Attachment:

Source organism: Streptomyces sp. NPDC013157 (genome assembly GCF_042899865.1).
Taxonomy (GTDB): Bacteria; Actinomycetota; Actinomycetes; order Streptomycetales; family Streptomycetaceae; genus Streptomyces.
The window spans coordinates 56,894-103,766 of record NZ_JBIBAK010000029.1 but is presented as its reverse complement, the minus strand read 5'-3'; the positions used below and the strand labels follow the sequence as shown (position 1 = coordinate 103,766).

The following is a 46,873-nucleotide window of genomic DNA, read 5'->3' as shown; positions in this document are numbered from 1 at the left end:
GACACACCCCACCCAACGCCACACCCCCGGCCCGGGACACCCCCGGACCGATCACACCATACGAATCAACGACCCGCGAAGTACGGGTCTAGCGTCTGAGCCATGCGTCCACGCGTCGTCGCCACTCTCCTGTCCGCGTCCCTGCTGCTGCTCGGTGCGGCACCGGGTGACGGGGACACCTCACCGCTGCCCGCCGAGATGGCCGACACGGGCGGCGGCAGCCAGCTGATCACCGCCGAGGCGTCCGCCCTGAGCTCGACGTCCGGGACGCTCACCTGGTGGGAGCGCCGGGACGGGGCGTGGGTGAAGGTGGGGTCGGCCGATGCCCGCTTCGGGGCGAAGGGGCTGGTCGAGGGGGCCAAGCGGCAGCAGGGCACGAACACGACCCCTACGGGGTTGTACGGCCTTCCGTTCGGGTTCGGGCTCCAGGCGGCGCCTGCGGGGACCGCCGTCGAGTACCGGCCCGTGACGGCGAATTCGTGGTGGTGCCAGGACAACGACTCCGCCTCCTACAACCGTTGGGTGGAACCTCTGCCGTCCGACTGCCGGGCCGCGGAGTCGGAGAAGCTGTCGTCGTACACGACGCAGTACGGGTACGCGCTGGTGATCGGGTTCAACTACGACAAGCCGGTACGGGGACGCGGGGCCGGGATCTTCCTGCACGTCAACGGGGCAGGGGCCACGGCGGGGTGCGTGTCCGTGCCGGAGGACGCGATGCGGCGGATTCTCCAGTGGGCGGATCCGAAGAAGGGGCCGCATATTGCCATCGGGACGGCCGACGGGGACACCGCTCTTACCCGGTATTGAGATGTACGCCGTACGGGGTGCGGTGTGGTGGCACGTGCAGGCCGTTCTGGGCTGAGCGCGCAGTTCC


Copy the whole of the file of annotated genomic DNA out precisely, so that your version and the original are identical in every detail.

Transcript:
Source organism: Streptomyces sp. NPDC013157 (genome assembly GCF_042899865.1).
Taxonomy (GTDB): Bacteria; Actinomycetota; Actinomycetes; order Streptomycetales; family Streptomycetaceae; genus Streptomyces.
The window spans coordinates 56,894-103,766 of record NZ_JBIBAK010000029.1 but is presented as its reverse complement, the minus strand read 5'-3'; the positions used below and the strand labels follow the sequence as shown (position 1 = coordinate 103,766).

The following is a 46,873-nucleotide window of genomic DNA, read 5'->3' as shown; positions in this document are numbered from 1 at the left end:
GACACACCCCACCCAACGCCACACCCCCGGCCCGGGACACCCCCGGACCGATCACACCATACGAATCAACGACCCGCGAAGTACGGGTCTAGCGTCTGAGCCATGCGTCCACGCGTCGTCGCCACTCTCCTGTCCGCGTCCCTGCTGCTGCTCGGTGCGGCACCGGGTGACGGGGACACCTCACCGCTGCCCGCCGAGATGGCCGACACGGGCGGCGGCAGCCAGCTGATCACCGCCGAGGCGTCCGCCCTGAGCTCGACGTCCGGGACGCTCACCTGGTGGGAGCGCCGGGACGGGGCGTGGGTGAAGGTGGGGTCGGCCGATGCCCGCTTCGGGGCGAAGGGGCTGGTCGAGGGGGCCAAGCGGCAGCAGGGCACGAACACGACCCCTACGGGGTTGTACGGCCTTCCGTTCGGGTTCGGGCTCCAGGCGGCGCCTGCGGGGACCGCCGTCGAGTACCGGCCCGTGACGGCGAATTCGTGGTGGTGCCAGGACAACGACTCCGCCTCCTACAACCGTTGGGTGGAACCTCTGCCGTCCGACTGCCGGGCCGCGGAGTCGGAGAAGCTGTCGTCGTACACGACGCAGTACGGGTACGCGCTGGTGATCGGGTTCAACTACGACAAGCCGGTACGGGGACGCGGGGCCGGGATCTTCCTGCACGTCAACGGGGCAGGGGCCACGGCGGGGTGCGTGTCCGTGCCGGAGGACGCGATGCGGCGGATTCTCCAGTGGGCGGATCCGAAGAAGGGGCCGCATATTGCCATCGGGACGGCCGACGGGGACACCGCTCTTACCCGGTATTGAGATGTACGCCGTACGGGGTGCGGTGTGGTGGCACGTGCAGGCCGTTCTGGGCTGAGCGCGCAGTTCC